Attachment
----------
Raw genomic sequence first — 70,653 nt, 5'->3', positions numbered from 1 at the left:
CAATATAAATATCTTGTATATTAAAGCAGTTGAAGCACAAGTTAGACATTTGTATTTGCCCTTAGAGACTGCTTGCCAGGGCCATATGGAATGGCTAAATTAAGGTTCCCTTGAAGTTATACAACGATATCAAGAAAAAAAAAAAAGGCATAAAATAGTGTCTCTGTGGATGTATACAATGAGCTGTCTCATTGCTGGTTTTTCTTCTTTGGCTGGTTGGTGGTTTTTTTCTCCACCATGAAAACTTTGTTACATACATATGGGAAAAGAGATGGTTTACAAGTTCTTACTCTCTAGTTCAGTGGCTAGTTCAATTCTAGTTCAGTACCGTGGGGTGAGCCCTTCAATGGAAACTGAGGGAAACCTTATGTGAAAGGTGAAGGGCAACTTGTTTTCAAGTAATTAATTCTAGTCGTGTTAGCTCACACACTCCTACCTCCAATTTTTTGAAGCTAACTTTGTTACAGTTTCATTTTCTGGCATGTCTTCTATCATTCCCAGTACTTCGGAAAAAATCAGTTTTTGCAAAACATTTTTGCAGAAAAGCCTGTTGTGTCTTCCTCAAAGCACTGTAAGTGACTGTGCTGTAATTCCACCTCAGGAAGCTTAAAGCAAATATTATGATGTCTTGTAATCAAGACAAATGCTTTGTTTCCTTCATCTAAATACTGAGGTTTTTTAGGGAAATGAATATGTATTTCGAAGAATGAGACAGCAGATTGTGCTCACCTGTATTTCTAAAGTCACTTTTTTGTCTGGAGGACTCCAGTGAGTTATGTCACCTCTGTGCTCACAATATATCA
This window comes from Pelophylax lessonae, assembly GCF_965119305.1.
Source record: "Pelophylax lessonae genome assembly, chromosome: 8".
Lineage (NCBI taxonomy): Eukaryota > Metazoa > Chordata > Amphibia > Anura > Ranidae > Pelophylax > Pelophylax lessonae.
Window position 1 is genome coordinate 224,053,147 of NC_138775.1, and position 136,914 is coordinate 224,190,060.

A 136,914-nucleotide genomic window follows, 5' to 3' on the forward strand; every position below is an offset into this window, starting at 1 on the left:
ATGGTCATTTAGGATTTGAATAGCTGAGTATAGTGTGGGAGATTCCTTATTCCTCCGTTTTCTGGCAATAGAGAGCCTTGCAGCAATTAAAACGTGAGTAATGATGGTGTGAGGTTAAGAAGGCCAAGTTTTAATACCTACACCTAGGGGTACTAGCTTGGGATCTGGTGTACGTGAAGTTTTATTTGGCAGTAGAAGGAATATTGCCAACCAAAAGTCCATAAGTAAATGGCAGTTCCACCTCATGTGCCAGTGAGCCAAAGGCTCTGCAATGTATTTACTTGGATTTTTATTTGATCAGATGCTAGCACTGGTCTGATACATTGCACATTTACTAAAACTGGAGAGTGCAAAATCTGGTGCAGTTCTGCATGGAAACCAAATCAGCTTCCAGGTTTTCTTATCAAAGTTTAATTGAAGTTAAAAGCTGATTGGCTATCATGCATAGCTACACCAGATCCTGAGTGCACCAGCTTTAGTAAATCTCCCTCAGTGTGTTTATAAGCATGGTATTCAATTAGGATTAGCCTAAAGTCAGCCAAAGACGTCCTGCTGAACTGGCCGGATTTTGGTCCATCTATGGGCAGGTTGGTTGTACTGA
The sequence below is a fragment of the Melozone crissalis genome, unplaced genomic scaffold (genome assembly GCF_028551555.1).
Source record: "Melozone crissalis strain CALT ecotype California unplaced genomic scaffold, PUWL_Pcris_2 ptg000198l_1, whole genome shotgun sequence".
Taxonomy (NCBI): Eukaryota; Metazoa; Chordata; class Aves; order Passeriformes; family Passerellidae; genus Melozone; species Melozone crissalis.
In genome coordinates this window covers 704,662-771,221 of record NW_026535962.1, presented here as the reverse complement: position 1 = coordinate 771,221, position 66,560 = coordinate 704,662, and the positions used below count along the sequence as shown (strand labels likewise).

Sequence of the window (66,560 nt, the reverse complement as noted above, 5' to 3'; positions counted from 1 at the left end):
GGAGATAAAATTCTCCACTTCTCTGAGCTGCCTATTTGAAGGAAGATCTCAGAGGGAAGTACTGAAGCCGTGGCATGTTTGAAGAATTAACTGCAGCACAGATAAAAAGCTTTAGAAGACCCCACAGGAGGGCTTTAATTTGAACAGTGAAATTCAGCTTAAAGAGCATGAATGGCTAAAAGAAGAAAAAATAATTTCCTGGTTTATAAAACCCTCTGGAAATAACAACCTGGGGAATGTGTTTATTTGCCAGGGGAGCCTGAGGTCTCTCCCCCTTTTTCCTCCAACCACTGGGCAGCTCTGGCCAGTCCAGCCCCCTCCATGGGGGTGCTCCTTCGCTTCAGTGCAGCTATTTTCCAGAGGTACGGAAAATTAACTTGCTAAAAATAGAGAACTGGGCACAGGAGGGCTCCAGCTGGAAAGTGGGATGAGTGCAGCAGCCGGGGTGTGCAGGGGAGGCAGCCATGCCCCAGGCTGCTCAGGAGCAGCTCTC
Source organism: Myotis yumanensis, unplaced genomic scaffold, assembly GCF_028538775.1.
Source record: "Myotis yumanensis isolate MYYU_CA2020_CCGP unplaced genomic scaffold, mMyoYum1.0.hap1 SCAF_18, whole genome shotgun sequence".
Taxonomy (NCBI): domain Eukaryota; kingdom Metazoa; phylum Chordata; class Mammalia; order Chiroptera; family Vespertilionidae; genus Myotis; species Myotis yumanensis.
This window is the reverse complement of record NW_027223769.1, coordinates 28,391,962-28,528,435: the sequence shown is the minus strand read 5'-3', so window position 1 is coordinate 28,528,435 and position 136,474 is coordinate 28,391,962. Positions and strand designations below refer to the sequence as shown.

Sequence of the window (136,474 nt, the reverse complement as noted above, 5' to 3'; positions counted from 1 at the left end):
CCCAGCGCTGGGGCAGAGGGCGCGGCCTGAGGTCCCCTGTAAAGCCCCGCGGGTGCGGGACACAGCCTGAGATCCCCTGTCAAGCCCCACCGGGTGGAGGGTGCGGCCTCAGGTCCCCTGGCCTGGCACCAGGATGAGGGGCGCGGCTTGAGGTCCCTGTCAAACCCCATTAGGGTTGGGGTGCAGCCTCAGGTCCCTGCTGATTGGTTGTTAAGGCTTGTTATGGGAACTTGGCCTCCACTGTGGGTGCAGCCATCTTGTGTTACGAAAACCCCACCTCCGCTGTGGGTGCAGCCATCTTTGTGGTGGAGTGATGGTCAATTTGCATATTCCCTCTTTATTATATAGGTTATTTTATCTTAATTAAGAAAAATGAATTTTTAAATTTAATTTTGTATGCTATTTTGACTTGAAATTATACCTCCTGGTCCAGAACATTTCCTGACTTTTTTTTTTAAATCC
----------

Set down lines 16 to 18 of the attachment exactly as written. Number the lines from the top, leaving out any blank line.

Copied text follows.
Source record: "Myotis yumanensis isolate MYYU_CA2020_CCGP unplaced genomic scaffold, mMyoYum1.0.hap1 SCAF_18, whole genome shotgun sequence".
Taxonomy (NCBI): domain Eukaryota; kingdom Metazoa; phylum Chordata; class Mammalia; order Chiroptera; family Vespertilionidae; genus Myotis; species Myotis yumanensis.
This window is the reverse complement of record NW_027223769.1, coordinates 28,391,962-28,528,435: the sequence shown is the minus strand read 5'-3', so window position 1 is coordinate 28,528,435 and position 136,474 is coordinate 28,391,962. Positions and strand designations below refer to the sequence as shown.